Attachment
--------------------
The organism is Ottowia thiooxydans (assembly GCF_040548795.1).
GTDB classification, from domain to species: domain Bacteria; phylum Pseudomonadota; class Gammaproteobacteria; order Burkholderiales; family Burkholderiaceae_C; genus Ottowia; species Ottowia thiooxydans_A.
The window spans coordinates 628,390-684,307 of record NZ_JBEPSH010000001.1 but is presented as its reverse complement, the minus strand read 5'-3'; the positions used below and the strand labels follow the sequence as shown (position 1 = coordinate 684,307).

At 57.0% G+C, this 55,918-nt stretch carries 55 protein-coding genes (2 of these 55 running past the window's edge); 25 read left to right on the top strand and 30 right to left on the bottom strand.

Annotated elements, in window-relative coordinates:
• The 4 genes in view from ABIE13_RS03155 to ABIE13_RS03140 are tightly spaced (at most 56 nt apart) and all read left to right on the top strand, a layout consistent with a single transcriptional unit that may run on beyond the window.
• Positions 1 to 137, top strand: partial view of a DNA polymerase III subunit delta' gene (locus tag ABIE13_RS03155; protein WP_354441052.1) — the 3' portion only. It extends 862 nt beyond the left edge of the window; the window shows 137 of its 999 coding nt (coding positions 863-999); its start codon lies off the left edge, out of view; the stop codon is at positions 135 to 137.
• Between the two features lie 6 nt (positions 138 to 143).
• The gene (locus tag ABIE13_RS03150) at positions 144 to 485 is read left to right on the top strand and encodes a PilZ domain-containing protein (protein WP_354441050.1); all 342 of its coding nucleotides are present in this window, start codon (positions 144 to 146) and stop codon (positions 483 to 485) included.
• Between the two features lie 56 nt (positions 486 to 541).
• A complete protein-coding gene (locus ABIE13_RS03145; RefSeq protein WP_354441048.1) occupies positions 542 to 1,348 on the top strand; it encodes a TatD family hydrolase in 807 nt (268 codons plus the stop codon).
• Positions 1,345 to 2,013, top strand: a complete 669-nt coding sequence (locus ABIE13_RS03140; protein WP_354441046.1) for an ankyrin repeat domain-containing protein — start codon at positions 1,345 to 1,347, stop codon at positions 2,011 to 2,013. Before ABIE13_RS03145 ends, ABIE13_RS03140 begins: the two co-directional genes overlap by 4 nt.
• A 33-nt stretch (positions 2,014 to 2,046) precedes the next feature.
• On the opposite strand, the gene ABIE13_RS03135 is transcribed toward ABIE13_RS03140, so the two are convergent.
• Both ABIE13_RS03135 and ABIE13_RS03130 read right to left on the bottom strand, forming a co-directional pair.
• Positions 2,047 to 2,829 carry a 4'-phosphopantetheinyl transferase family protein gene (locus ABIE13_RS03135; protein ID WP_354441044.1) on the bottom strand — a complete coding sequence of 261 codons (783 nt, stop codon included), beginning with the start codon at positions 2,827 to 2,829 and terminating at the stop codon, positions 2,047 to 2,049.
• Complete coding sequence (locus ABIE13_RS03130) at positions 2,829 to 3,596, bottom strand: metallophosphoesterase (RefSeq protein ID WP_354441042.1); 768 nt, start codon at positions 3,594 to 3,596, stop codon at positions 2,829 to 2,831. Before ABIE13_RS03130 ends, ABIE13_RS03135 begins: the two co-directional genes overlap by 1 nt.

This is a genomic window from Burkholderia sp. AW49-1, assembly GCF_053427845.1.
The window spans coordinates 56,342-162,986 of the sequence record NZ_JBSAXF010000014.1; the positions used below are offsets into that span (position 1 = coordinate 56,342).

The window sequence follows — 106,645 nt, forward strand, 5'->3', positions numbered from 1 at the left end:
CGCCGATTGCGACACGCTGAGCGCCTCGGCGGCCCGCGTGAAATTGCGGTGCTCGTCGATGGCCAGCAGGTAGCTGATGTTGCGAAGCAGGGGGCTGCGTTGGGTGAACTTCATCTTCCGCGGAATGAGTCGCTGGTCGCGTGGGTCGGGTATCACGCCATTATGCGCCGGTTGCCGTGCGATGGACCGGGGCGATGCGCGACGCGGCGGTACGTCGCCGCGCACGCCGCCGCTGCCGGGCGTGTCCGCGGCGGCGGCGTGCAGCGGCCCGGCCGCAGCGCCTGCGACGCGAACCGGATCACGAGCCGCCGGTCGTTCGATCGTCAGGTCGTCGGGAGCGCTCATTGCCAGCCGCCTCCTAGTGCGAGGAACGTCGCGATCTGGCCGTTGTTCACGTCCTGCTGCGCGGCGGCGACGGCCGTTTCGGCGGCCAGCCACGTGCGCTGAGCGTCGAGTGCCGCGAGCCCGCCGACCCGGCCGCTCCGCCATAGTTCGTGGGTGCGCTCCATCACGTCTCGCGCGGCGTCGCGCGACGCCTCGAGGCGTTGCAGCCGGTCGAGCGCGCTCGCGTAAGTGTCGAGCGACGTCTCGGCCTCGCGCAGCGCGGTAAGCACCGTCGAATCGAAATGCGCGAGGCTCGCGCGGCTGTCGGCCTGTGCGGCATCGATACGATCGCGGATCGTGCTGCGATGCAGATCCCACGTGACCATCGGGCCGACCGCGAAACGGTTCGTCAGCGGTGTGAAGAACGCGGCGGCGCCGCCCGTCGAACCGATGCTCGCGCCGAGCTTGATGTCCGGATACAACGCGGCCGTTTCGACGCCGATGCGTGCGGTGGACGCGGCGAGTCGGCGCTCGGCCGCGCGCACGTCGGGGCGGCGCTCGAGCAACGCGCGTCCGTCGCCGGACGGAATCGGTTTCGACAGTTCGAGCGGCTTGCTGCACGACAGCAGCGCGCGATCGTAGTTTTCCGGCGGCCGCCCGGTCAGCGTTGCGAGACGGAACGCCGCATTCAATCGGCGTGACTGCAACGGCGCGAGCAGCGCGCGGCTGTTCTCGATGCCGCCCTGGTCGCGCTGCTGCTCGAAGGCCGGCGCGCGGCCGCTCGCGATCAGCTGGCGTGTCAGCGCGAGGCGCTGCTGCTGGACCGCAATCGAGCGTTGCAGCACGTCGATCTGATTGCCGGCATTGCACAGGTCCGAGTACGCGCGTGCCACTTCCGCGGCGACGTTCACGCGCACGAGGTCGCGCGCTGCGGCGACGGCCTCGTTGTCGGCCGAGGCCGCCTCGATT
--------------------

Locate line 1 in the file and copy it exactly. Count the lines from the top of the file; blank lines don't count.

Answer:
The organism is Ottowia thiooxydans (assembly GCF_040548795.1).